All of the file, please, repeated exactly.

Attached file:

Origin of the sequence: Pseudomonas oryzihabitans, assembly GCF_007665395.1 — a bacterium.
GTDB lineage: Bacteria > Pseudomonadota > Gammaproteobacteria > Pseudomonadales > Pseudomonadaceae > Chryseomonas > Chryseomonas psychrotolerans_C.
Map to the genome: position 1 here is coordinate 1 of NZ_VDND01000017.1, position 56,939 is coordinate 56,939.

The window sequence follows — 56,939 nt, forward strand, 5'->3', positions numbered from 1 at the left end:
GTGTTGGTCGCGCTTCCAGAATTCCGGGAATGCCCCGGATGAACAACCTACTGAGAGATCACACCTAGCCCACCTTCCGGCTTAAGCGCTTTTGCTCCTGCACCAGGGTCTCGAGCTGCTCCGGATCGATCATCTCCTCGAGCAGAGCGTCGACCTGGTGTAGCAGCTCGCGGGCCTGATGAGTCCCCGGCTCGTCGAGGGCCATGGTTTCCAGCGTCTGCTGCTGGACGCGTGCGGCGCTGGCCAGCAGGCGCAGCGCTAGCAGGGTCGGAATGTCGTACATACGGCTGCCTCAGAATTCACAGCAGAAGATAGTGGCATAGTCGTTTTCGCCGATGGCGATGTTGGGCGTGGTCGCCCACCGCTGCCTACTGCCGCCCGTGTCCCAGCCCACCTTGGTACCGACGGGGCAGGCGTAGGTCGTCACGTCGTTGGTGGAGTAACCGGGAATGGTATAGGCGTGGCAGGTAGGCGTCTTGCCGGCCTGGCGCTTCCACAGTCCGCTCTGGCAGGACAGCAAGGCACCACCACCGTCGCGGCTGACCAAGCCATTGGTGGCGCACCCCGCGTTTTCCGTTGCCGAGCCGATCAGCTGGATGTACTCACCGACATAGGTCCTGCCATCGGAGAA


Origin of the sequence: Pseudomonas oryzihabitans, assembly GCF_007665395.1 — a bacterium.
GTDB lineage: Bacteria > Pseudomonadota > Gammaproteobacteria > Pseudomonadales > Pseudomonadaceae > Chryseomonas > Chryseomonas psychrotolerans_C.
Map to the genome: position 1 here is coordinate 1 of NZ_VDND01000017.1, position 56,939 is coordinate 56,939.

The window sequence follows — 56,939 nt, forward strand, 5'->3', positions numbered from 1 at the left end:
GTGTTGGTCGCGCTTCCAGAATTCCGGGAATGCCCCGGATGAACAACCTACTGAGAGATCACACCTAGCCCACCTTCCGGCTTAAGCGCTTTTGCTCCTGCACCAGGGTCTCGAGCTGCTCCGGATCGATCATCTCCTCGAGCAGAGCGTCGACCTGGTGTAGCAGCTCGCGGGCCTGATGAGTCCCCGGCTCGTCGAGGGCCATGGTTTCCAGCGTCTGCTGCTGGACGCGTGCGGCGCTGGCCAGCAGGCGCAGCGCTAGCAGGGTCGGAATGTCGTACATACGGCTGCCTCAGAATTCACAGCAGAAGATAGTGGCATAGTCGTTTTCGCCGATGGCGATGTTGGGCGTGGTCGCCCACCGCTGCCTACTGCCGCCCGTGTCCCAGCCCACCTTGGTACCGACGGGGCAGGCGTAGGTCGTCACGTCGTTGGTGGAGTAACCGGGAATGGTATAGGCGTGGCAGGTAGGCGTCTTGCCGGCCTGGCGCTTCCACAGTCCGCTCTGGCAGGACAGCAAGGCACCACCACCGTCGCGGCTGACCAAGCCATTGGTGGCGCACCCCGCGTTTTCCGTTGCCGAGCCGATCAGCTGGATGTACTCACCGACATAGGTCCTGCCATCGGAGAA